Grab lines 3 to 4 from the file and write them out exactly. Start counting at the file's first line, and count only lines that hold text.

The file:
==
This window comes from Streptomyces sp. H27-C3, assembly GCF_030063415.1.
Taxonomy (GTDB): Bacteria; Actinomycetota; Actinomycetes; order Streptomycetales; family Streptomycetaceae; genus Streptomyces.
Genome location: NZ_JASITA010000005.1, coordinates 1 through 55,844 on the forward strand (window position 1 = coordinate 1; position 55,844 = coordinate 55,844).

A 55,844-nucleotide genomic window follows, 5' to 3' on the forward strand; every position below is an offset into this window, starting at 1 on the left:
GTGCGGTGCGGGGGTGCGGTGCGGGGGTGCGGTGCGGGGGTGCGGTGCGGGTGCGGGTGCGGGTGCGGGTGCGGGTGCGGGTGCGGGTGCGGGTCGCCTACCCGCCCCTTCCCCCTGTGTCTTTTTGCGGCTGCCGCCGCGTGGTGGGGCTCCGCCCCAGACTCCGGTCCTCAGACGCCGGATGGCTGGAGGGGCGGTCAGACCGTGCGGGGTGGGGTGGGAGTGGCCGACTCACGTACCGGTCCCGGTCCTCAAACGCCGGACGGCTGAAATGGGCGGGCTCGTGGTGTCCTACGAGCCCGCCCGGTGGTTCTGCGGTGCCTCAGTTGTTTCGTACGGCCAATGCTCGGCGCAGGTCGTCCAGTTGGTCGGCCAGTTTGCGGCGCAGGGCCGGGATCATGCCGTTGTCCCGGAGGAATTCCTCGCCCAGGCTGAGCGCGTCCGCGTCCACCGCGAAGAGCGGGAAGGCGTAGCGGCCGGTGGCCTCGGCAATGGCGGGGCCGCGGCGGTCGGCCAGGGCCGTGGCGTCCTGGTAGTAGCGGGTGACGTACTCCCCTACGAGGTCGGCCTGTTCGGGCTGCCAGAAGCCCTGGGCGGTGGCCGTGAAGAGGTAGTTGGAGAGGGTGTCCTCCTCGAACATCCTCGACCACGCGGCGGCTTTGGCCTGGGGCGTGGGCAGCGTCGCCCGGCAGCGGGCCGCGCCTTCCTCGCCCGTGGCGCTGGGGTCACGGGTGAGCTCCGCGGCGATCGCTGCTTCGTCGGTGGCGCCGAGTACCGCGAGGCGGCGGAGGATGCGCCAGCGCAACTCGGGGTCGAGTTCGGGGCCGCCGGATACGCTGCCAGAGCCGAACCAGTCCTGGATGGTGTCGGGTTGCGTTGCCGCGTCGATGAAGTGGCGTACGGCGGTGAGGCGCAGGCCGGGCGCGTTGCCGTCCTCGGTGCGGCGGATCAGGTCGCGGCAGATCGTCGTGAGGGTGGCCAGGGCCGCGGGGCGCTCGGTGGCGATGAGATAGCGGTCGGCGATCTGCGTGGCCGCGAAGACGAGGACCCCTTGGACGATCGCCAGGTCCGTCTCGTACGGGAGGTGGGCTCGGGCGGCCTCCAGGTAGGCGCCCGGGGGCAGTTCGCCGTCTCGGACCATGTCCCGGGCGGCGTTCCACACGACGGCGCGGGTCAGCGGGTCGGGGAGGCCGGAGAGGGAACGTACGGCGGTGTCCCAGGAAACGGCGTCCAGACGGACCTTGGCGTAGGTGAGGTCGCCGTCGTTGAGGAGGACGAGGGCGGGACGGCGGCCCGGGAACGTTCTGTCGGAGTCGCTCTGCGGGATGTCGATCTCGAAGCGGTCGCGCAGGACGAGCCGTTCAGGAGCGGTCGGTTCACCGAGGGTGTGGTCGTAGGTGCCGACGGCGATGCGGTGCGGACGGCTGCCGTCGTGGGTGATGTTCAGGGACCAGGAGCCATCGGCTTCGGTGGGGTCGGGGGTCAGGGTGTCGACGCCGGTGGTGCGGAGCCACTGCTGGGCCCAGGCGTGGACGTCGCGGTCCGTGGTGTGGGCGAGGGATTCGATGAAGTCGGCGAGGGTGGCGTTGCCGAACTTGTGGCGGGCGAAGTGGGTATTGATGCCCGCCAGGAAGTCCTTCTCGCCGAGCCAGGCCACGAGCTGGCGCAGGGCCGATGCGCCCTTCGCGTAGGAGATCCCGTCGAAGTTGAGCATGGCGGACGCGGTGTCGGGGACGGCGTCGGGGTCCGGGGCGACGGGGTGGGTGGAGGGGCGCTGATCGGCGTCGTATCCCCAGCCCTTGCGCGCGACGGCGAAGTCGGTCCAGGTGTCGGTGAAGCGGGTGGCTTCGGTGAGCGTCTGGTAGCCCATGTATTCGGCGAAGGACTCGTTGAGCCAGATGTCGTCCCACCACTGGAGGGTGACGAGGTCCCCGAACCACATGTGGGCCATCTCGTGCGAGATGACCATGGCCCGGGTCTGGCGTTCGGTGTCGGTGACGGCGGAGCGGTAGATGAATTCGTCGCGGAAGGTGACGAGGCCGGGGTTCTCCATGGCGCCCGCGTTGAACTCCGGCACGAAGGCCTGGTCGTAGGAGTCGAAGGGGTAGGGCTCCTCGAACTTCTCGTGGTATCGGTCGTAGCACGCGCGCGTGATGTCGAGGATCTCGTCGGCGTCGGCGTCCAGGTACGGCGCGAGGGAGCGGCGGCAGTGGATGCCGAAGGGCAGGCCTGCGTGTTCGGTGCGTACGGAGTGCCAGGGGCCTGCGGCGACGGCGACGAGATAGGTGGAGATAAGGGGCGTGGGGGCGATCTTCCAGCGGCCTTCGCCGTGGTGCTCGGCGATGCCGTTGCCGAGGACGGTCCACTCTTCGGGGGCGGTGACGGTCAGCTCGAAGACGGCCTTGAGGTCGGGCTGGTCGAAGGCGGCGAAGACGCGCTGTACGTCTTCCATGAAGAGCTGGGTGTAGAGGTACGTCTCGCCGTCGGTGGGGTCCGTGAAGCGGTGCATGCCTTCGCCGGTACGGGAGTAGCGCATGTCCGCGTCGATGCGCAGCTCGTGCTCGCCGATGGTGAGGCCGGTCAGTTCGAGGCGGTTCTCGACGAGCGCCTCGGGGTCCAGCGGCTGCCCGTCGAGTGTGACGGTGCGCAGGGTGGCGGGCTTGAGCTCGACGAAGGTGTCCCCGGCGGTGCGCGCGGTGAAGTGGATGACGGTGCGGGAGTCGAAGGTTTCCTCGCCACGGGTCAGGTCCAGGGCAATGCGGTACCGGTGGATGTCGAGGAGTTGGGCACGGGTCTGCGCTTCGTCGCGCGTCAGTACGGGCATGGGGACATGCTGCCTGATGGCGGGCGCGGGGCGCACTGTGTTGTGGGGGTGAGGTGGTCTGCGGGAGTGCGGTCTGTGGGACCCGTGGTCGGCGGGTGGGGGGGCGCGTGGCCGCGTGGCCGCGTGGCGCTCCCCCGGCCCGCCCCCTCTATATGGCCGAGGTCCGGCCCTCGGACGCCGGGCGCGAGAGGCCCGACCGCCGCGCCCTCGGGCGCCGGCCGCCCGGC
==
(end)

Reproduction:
Genome location: NZ_JASITA010000005.1, coordinates 1 through 55,844 on the forward strand (window position 1 = coordinate 1; position 55,844 = coordinate 55,844).

A 55,844-nucleotide genomic window follows, 5' to 3' on the forward strand; every position below is an offset into this window, starting at 1 on the left: